Everywhere I Look. Helen Garner.

Garner, Helen. Everywhere I Look. Text publishing Melbourne, 2016. Mixed; 12/16.

I love this honest Australian’s writing and I have a lot of sympathy for her plain courageous attitude. Reading her I kept having that bittersweet writer’s experience: God I wish I’d said that! These pieces don’t pay much attention to traditional genres. There’s criticism, short fiction, pared-down creative whimsy, and unclassifiables. But throughout I’m not sure I’ve ever read anything quite as self-critical and determined in its independence. It spans tender emotions, coarse Aussie tough-talk, and bless her heart cuts straight across the intellectual and literary silliness of both the far right and left.

Garner tacitly rejects a pragmatic materialistic understanding of the world by consistently adoring beautiful things. She is a committed aesthete and so would have no time for the stubborn failure of the hard right to appreciate mystery and beauty, and she is furious about hypocrisy and abuse of authority.

But she also has no time for exaggerated political correctness. It’s interesting to read James Wood in his New Yorker review of this collection discussing Garner’s criticism of girls who have been sexually harassed by bosses and teachers. Wood describing Garner’s attitude, says:

These are not ‘earth-shattering’ offenses, so why not deal with them swiftly, then and there? A repeated line of attack is that the students and their defenders use the word “violence” where, (Garner) believes, ‘it simply does not belong.’ To insist on abuses of institutional power, Garner suggests, nullifies the fact that all relationships contain asymmetries of power, and that there are ‘gradations of offence.’  

It’s what I have said to my own daughter and absolutely what my mother would have said: Come on! Step up and be a strong human being instead of a victim. Without in any way joining the doctrinary right on this issue, I have some sympathy for that.

About criticism of parents and the family she says she is “ashamed now of (her) bohemian contempt for the suburbs of (her) childhood, of (her) longing to be sophisticated.” Conventional people can be good people too.

She’s relentlessly self-critical without slipping into feeling sorry for herself. She says of a colleague author “… Auschwitz was his university… I with the benefit of university education that I have been too lazy to take advantage of, would sit there gazing… helplessly.” She speaks of killing her darlings as she writes, and got rid of a “fancy flourish” for example, humbled while writing about the hard work of police divers.

All this humility is the more impressive because she is a terrific writer and commentator on writing. I was thrilled by her light sendup of Victorian culture in How to Marry Your Daughters, a review of Pride and Prejudice. Garner quotes Elmore Leonard’s dictum: “if it sounds like writing rewrite it”. She says “I have a rule of thumb for a piece of art. Does it give me energy, or take energy away?” I learned to trust that she was going to be reasonable, similar to Capote in In Cold Blood: it’s consistently transparent straightforward reporting that passes magnificent events along intact and gives honest opinions just as directly.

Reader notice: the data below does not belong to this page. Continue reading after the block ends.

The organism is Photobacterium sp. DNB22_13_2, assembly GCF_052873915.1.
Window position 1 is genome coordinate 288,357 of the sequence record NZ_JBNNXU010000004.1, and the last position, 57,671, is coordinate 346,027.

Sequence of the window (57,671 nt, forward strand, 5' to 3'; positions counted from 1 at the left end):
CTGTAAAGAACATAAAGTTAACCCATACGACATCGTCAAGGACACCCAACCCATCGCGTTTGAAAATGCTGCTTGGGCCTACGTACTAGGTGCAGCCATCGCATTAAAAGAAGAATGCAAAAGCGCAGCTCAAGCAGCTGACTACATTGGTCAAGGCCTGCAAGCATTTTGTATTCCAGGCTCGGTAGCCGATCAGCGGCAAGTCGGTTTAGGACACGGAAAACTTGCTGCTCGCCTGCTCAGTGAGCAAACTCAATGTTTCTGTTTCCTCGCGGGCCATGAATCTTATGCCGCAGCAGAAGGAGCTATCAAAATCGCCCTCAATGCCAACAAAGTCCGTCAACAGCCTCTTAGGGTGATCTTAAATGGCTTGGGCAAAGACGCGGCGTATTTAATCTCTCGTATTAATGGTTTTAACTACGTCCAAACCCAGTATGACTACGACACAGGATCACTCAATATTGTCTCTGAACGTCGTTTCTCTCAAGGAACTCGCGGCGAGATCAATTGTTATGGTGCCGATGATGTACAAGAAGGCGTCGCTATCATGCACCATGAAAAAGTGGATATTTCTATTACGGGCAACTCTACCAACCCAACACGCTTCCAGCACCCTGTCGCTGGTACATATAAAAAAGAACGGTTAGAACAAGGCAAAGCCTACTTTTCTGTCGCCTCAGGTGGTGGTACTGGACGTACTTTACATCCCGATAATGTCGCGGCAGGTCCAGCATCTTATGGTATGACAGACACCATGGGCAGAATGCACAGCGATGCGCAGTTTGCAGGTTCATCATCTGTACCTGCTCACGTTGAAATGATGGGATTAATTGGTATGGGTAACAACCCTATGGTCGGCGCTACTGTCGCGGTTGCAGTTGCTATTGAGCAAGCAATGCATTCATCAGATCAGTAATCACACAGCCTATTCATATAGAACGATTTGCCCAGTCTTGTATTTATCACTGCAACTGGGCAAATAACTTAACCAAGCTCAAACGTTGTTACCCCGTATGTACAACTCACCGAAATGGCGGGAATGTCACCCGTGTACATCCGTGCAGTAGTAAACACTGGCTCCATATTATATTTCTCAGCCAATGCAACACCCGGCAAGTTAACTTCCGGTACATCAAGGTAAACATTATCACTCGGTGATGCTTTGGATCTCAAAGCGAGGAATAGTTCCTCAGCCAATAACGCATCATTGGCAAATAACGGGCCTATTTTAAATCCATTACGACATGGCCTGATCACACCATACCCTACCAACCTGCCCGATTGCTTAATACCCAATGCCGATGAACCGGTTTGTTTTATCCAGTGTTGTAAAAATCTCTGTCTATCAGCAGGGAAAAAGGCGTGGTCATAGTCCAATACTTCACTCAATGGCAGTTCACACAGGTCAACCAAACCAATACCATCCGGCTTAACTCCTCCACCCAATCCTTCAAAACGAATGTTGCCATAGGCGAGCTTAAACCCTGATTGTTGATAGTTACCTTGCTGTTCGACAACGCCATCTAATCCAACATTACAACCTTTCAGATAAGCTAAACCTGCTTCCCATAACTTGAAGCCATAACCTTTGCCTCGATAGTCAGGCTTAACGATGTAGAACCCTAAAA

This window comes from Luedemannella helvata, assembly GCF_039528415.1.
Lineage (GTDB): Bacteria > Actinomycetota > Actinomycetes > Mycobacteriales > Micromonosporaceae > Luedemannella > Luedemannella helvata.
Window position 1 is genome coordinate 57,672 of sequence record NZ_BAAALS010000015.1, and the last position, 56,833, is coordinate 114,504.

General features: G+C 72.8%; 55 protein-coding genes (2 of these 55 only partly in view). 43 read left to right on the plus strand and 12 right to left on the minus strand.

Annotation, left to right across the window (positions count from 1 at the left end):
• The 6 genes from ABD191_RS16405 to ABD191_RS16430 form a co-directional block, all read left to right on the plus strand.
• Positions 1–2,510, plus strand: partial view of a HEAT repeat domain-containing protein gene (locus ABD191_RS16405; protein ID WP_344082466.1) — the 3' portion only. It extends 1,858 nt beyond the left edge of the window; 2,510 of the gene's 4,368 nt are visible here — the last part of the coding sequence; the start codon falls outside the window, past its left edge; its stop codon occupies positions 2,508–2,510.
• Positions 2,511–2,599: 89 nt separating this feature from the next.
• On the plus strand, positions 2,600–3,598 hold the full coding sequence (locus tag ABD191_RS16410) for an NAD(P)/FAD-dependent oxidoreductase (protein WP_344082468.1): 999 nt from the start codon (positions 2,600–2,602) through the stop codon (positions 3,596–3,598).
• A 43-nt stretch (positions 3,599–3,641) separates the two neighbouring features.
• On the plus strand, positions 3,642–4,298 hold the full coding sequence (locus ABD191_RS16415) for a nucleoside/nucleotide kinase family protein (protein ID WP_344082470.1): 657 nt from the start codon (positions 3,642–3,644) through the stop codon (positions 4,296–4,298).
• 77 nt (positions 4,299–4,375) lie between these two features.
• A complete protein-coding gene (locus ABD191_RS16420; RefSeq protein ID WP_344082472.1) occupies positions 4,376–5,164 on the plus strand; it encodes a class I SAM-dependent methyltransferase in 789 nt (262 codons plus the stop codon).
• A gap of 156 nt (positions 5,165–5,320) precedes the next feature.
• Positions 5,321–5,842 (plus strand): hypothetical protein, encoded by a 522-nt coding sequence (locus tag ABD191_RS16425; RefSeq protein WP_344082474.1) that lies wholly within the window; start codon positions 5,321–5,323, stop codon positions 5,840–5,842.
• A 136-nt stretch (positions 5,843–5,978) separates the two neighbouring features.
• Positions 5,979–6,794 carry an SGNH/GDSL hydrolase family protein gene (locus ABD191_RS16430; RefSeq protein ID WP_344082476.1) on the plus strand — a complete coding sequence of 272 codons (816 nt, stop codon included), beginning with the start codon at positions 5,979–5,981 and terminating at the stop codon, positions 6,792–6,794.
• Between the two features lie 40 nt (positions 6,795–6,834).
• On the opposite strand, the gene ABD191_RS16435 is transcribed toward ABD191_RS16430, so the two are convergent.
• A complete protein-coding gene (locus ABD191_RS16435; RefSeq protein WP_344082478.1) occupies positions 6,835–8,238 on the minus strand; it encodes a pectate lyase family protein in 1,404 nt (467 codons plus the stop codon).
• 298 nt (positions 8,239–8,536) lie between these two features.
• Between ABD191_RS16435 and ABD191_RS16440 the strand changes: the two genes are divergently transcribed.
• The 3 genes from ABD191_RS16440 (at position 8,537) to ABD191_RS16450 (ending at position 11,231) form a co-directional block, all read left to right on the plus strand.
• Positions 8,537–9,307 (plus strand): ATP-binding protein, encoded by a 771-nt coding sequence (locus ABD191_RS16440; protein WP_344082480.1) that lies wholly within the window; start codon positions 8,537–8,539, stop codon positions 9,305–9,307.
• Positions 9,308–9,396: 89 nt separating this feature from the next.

Reading Helen Garner makes me want to be a better writer but helps me try to make sense of a conflicted world.  Faced with the bitter opposing claims of the right and the left, how should I make up my mind who to believe, respect, admire, elect? Insisting on what Helen Garner has: honesty, humility, and willingness to be self-critical might not be a bad place to start.

Garner also says, “Why do stories matter so terribly to us that we will offer ourselves up to, and be grateful for, an experience that we know is going to fill us with grief and despair?”

Life’s like that.

I’d sure like to be as good as she is, and if I were, I’d love to be as humble.


About John Sloan

John Sloan is a senior academic physician in the Department of Family Practice at the University of British Columbia, and has spent most of his 40 years' practice caring for the frail elderly in Vancouver. He is the author of "A Bitter Pill: How the Medical System is Failing the Elderly", published in 2009 by Greystone Books. His innovative primary care practice for the frail elderly has been adopted by Vancouver Coastal Health and is expanding. Dr. Sloan lectures throughout North America on care of the elderly.
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